When Does Life Begin?


My esteemed Notre Dame colleague, John Finnis, will receive the third annual Paul Ramsey Award for Excellence in Bioethics from the Center for Bioethics and Culture (CBC), a conservative Christian think tank. Paul Ramsey (1913-88) was a pioneer in the field of bioethics. He was also one of my teachers at Princeton. I wonder whether the CBC would consider Ramsey himself suitable for the award it issues in his name? Firmly prolife, Ramsey still considered some questions-such as the status of the early human embryo-to be legitimately debatable by committed Christians. I’m not sure the CBC feels the same way. The chair of its nominating committee, C. Ben Mitchel, has said that denying that the early embryo is a human being is analogous to denying the humanity of Jews and slaves. Would Paul Ramsey agree?

I don’t think so. In fact, Ramsey had serious reservations about the position that individual human life starts at fertilization-an opinion Finnis shares with the worthy previous recipients of the Ramsey Award, Germain Grisez and Edmund Pellegrino-both Catholics. In Ramsey’s classic and wide-ranging essay “Abortion: A Review Article” (The Thomist, 1973), he engages in vigorous, detailed, and still-relevant debate with Grisez’s Abortion: The Myths, the Realities, the Arguments (1970).

In that book, Grisez argues that individual human life begins when egg and sperm unite, creating a fertilized ovum (a zygote) with a full complement of forty-six chromosomes. That zygote then undergoes cell division, becoming an embryo. But there is a wrinkle to the argument: for about two weeks after fertilization, that embryo may split, resulting in identical twins. Less commonly, two embryos may combine, resulting in one individual. As Ramsey notes, “there is fluidity and indeterminacy in either direction during the earliest days following conception.” So how do we think about the various entities involved in twinning and combination?

In the case of twinning, Grisez argues, we must think in terms of three distinct human individuals. The original embryo-let’s call it A-is a human individual distinct from its parents. The twins-let’s call them B and C-are human individuals distinct from each other and from the fertilized egg from which they sprang. What is the relationship among A, B, and C? Grisez explains that “we should think of the twins as the grandchildren of their putative parents, the individual that divided being the true offspring, and the identical twins of that offspring by atypical reproduction.” In other words, A is the child of the parents, and B and C are the grandchildren. This is odd, since A neither died nor gave birth. Rather, A split through a form of asexual reproduction. Grisez likens the split to the way in which “two individual animals of many lower forms of life can develop by the division of a single, existing individual.” In his article, Ramsey conjectures, with a note of incredulity, that Grisez must be talking about halved earthworms.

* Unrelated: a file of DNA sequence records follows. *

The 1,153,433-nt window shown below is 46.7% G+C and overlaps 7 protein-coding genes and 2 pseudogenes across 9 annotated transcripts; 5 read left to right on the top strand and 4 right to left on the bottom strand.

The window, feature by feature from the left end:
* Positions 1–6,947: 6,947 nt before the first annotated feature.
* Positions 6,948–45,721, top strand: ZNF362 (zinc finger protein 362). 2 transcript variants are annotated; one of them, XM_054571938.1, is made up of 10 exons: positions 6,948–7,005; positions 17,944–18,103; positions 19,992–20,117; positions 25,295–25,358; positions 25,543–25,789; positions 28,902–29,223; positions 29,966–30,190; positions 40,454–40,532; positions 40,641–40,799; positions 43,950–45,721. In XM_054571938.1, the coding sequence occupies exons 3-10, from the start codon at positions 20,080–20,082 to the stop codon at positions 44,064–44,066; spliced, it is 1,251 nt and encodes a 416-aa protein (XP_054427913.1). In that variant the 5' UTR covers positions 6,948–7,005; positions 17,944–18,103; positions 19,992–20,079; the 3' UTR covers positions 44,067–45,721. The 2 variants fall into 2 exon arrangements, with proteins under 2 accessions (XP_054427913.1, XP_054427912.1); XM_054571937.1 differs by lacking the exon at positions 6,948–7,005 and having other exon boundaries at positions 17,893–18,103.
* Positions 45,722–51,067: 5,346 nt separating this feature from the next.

What about two embryos combining to form one? Grisez says this involves two individuals, A and B, combining to form C, who is a distinct new individual. He suggests this scenario is analogous to that of “a grafted plant.” Ramsey’s response: “With considerable astonishment we may ask whether any such ‘individuality’ is the life we should respect and protect from conception. In trying to prove too much, Grisez has proved too little of ethical import.”

Analogies to earthworms and plants seemed implausible to Ramsey. So did Grisez’s invitation to think of identical twins as the grandchildren of the woman who gave birth to them. Grisez’s attempt to preserve the claim that individuated human life begins at fertilization sacrifices too much of what we know about human nature-both from a Christian perspective and a scientific one. After all, human beings reproduce sexually, not asexually. Humans are mortal; they die and their bodies disintegrate. They don’t split neatly into two with no loss, cost, or remainder (as in twinning), nor do they merge fluidly into one another (as in combination).

Ramsey thought it plausible that an individuated human life does not begin until the possibility for twinning and combination has passed, a stage called restriction, about two weeks after fertilization. Assuming Ramsey was right, what does that mean for research on human embryos that destroys them in the process? If the embryos have not reached the stage of restriction, such research would not count as homicide, because it wouldn’t involve killing a human being.

If it’s not homicide, is such research morally permissible? Perhaps, given its potential benefits. But not necessarily. Ramsey was deeply suspicious of the scientific imperative to manipulate human destiny in the name of progress. He was keenly aware of the slippery slope such research puts us on. Should the research prove effective, the inevitable temptation will be to use more developed embryos and even fetuses in our research to get better results. On his view, that would be homicide.

Paul Ramsey’s powerful and fearless intellect led him to differ not only from secular liberals, but also from religious conservatives. If the CBC issues an award in his name, its leaders ought to refrain from demonizing as Nazis or slaveholders those who hold positions that Ramsey himself considered defensible.

About the Author

Cathleen Kaveny is the Darald and Juliet Libby Professor in the Theology Department and Law School at Boston College.